EU job-search aid worth €1.2m for 300 dismissed workers in Spain
- Redundancies in Basque metal sector due to Corona-related restrictions
- First application of the European Globalisation Adjustment Fund under new 2021-2027 regulation
- Aid will support reintegration of workers in the labour market
Over 300 metal workers in the Basque region in Spain who lost their jobs because of the COVID-19 pandemic set to receive €1.2 million in EU aid.
Members of the Committee on Budgets on Tuesday approved Spain’s request for support from the European Globalisation Adjustment Fund for Displaced Workers (EGF), acknowledging that “the COVID-19 pandemic, the strict lockdown measures implemented in the second quarter of 2020 in Spain and the subsequent shortages of supplies and raw materials have adversely affected the metal sector in the country”.
MEPs note that the funding application relates in total to 491 displaced workers whose activity has ceased, and that Spain expects that of the total eligible beneficiaries 300 will participate in the measures. Support will range from career guidance and individualised job-search support, to acquiring new or additional skills, vocational and on-the-job training, and support and funding to start a business.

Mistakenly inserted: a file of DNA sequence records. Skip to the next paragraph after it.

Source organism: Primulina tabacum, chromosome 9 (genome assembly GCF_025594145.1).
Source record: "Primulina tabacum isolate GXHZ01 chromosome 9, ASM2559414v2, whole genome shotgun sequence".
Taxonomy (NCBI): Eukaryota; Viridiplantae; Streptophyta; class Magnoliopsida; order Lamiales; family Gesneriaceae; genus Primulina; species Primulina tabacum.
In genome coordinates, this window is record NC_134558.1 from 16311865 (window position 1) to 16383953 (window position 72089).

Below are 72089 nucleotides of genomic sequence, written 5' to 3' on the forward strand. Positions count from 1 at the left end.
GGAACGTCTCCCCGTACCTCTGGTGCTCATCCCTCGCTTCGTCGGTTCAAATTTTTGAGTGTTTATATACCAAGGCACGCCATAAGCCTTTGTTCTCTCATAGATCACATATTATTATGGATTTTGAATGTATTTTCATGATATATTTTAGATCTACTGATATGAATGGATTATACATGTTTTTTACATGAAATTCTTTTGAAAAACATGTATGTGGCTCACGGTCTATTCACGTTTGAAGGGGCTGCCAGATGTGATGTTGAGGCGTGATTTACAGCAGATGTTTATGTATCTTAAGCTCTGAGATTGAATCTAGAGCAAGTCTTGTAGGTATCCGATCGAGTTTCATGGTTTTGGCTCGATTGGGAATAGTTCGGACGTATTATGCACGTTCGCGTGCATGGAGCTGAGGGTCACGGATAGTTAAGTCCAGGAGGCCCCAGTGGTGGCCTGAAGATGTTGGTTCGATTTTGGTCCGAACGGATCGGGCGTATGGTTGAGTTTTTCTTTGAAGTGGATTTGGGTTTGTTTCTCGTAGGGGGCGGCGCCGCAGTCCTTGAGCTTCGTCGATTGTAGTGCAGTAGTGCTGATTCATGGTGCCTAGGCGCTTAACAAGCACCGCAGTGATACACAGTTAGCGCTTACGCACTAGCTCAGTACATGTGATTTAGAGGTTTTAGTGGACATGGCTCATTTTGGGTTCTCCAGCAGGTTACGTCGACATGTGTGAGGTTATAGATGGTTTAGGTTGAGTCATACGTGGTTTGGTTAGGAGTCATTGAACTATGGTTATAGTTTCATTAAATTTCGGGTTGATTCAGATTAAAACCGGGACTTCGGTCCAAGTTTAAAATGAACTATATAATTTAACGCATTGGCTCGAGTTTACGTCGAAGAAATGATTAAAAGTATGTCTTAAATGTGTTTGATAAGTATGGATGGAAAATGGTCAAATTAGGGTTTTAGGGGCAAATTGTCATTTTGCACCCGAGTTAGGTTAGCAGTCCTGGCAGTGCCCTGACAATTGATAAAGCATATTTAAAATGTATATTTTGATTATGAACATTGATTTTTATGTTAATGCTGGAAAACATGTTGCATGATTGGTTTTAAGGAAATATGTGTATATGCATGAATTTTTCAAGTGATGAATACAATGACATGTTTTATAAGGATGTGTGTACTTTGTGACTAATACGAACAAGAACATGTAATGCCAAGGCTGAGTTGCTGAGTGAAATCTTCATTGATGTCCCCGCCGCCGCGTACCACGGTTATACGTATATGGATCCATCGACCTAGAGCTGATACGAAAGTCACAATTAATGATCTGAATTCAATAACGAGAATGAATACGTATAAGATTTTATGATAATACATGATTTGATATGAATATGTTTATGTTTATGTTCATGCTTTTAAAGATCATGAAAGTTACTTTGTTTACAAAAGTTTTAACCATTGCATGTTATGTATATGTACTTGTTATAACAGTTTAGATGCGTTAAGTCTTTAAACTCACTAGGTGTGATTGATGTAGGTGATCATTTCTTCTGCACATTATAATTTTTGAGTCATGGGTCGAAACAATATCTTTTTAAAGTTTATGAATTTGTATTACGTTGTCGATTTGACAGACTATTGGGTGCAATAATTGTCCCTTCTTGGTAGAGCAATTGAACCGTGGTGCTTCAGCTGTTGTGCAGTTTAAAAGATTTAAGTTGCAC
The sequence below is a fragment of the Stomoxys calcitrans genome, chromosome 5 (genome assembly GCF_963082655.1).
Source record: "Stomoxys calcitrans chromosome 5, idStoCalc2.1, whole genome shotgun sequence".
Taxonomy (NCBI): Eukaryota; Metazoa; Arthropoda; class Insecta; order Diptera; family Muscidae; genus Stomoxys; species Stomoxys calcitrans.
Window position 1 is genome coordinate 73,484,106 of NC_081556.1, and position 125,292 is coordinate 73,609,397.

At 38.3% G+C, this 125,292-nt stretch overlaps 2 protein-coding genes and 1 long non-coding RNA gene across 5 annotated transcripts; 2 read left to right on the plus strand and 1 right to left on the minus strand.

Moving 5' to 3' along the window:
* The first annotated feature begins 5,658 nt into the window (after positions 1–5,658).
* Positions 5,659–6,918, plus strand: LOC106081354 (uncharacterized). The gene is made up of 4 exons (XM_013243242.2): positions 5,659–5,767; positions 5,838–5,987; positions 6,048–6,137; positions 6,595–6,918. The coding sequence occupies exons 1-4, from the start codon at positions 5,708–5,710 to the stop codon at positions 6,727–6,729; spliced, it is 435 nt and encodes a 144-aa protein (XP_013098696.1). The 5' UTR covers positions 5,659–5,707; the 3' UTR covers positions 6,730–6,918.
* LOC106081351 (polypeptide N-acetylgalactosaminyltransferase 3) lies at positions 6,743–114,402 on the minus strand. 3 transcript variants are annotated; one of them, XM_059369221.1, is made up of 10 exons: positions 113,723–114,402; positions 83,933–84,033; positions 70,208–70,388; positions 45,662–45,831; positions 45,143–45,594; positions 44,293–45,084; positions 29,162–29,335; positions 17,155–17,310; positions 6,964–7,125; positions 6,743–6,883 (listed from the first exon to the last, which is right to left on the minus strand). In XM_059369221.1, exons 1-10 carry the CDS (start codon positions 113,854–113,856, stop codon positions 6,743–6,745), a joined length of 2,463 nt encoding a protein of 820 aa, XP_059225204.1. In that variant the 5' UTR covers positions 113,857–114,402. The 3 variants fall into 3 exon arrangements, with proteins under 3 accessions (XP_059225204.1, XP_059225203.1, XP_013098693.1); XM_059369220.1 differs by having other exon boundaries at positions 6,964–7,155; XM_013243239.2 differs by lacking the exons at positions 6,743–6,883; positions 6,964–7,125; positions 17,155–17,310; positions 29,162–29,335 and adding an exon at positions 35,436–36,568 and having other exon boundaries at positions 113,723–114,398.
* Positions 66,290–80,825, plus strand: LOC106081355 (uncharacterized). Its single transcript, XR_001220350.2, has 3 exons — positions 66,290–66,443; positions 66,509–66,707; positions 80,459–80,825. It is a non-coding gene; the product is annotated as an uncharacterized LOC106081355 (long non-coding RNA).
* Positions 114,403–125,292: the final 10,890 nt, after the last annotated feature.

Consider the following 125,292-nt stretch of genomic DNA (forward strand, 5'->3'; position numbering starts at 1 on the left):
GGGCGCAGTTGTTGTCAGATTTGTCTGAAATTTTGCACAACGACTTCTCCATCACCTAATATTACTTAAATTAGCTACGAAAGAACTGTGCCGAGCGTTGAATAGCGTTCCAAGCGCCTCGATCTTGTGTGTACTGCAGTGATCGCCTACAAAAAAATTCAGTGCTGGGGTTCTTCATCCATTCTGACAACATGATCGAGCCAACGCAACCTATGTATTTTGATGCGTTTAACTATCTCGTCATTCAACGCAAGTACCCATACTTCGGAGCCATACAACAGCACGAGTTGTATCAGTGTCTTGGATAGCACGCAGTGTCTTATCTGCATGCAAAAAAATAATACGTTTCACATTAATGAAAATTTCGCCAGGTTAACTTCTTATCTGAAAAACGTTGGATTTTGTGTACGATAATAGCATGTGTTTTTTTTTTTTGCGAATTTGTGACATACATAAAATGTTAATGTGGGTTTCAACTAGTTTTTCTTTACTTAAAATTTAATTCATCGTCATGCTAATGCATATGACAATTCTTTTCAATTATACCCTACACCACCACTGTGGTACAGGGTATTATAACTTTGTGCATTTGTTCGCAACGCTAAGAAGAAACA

The total estimated cost of the support measures is €1.4 million, of which the EGF will contribute 85% (€1.2 million). The Basque public employment service (Lanbide) will cover the remaining amount.
The draft report by rapporteur Eider Gardiazabal (S&D, Spain) recommending that Parliament approve the aid was passed by 26 votes, none against and no abstentions. Approval by plenary is expected during the 22-25 November session in Strasbourg.
Under the new EGF regulation 2021-2027, the Fund will continue to support workers and self-employed people whose activity has stopped. The new rules allow support for more people affected by restructuring of their jobs or sector: all types of unexpected major restructuring events can be eligible for support, including the economic effects of the COVID-19 crisis, as well as larger economic trends like decarbonisation and automation. Member States can apply for EU funding when at least 200 workers lose their jobs within a specific reference period.